Tenure-track hiring decline impacts students in smaller, research-driven departments

The number of tenure-track faculty at GW is not what it used to be, and the way each student is impacted heavily depends on what they want to get from their college experience.

In the last two years, the hiring of tenure-track faculty has slowed. Meanwhile, the number of adjunct and part-time professor hires has increased. The slowing of tenure-track faculty hires impacts some students more than others. This stems from the different needs of students planning on entering more research-intensive fields versus those more focused on preparation for careers in fields like journalism, politics and international affairs. When making financial decisions, like deciding to hire fewer tenure-track faculty, the University must keep in mind that some students will be more negatively affected.

Some disciplines, like majors within the humanities that tend to have smaller departments, need more tenure-track and tenured faculty. A clear example of this is the English department, whose faculty is shrinking after the University failed to reauthorize the hiring of a tenure-track faculty member to fill a vacancy from last spring.

Many students come to GW because they get the chance to learn from professors who actually work in the field.

Since they have job security and the freedom to pursue the research they want, tenured faculty can focus more on their teaching and research than adjuncts and part-time faculty can. This puts them in a better position to be more available to students and cultivate relationships with them. Having fewer tenured faculty can affect the undergraduate experience many students want to have, especially if they’re looking to undertake research projects and connect with tenured faculty in their field. Fewer tenured faculty means fewer research opportunities for students applying to graduate school in fields like economics, psychology and sociology, which makes those students less competitive than other applicants for these programs.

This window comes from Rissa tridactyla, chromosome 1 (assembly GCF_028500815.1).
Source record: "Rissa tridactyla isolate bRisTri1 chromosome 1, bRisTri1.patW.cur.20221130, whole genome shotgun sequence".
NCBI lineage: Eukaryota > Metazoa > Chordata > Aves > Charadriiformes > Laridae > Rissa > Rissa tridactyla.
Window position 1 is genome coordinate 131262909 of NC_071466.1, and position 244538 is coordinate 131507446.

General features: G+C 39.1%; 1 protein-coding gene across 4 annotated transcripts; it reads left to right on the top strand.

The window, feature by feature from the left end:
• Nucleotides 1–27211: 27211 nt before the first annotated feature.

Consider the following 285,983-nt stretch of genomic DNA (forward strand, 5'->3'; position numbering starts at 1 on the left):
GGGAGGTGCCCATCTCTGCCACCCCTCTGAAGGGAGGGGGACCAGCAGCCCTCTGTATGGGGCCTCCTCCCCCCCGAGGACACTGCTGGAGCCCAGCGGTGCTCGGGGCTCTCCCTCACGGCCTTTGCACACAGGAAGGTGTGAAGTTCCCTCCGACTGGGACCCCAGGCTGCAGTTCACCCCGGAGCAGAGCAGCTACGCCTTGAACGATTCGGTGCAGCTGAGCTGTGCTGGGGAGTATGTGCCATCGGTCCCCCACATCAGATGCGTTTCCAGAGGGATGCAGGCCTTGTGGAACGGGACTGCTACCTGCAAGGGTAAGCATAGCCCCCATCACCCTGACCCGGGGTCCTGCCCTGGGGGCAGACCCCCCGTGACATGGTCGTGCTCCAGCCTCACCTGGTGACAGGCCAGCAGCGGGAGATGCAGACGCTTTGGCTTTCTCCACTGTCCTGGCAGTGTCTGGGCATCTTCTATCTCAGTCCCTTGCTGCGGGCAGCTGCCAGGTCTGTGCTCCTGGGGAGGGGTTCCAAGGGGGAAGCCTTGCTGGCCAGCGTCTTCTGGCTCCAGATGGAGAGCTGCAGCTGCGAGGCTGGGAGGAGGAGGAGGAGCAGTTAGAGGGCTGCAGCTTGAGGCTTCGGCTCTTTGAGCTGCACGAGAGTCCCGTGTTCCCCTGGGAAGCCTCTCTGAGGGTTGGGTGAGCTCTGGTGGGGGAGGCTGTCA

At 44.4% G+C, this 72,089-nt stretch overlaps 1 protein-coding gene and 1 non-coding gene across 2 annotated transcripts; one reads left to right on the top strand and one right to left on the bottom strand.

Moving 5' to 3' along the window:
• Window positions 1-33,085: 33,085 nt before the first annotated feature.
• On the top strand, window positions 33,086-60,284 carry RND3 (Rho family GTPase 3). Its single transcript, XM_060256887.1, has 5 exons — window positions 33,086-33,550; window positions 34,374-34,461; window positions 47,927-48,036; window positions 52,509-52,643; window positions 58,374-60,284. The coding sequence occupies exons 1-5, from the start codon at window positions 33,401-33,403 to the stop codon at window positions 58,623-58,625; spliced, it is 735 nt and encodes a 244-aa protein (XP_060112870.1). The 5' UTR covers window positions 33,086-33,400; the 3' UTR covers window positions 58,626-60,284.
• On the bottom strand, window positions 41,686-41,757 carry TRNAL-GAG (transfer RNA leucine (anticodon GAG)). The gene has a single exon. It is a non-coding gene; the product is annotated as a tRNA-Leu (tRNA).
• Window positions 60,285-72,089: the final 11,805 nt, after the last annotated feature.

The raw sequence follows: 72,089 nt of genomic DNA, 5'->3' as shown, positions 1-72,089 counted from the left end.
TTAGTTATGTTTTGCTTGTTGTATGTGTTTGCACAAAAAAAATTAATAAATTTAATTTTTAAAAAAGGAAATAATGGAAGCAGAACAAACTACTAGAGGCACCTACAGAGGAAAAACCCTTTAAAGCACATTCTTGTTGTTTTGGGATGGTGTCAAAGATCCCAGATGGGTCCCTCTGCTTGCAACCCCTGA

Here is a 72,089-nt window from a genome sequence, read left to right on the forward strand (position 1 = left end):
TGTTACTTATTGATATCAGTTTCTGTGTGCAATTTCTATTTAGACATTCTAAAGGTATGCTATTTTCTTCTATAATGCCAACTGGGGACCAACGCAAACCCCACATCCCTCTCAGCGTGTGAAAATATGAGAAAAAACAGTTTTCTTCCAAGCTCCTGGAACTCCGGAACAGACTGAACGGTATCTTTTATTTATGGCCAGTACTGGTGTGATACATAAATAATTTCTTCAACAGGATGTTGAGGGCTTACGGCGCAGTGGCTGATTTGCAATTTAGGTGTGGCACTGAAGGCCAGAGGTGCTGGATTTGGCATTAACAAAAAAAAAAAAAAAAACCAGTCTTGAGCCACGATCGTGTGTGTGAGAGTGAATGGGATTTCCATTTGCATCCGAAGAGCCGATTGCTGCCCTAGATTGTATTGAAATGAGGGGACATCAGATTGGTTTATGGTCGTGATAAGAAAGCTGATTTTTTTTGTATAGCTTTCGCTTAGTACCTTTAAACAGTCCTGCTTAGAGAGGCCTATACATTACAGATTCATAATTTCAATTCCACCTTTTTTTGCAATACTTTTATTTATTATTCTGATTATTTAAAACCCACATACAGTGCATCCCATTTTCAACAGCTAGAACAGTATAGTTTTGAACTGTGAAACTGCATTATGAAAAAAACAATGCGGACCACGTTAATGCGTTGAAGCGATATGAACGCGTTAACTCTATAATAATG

However, the slowing of tenure-track faculty hires will not affect all students, including those in the School of Media and Public Affairs and students who are not interested in pursuing a career in research or academia. Many students come to GW because they get the chance to learn from professors who actually work in the field. In fact, this is a selling point for the University and a defining part of its reputation. Meanwhile, the connection to the working world is not as important or relevant for those studying subjects like English or philosophy. Considering the University’s emphasis on preparing students for future jobs and careers, it makes sense that there is more of a focus on hiring non-tenure track faculty, as they typically have another job and can bring their outside experience into the classroom.

Ultimately, whether someone is a tenure-track, tenured or adjunct professor does not determine how committed or effective they are as a professor. Some tenured faculty will focus on improving their teaching practices and producing quality research, while a few may get too comfortable. At the same time, some adjunct professors who work in their field will bring in their real-world experience to teach students, while others may see teaching as secondary to their other job and not be accessible enough for students. There are several factors that play a role in the decisions behind hiring tenure-track faculty, and The Hatchet’s editorial board is divided on whether tenure as an incentive makes for the most rewarding education for students. The editorial board also acknowledges that we cannot represent every student perspective, like those in STEM fields, since we all study social sciences and humanities. But it is important that the University ensures high quality in all of the professors they hire, both tenure-track and non-tenure track.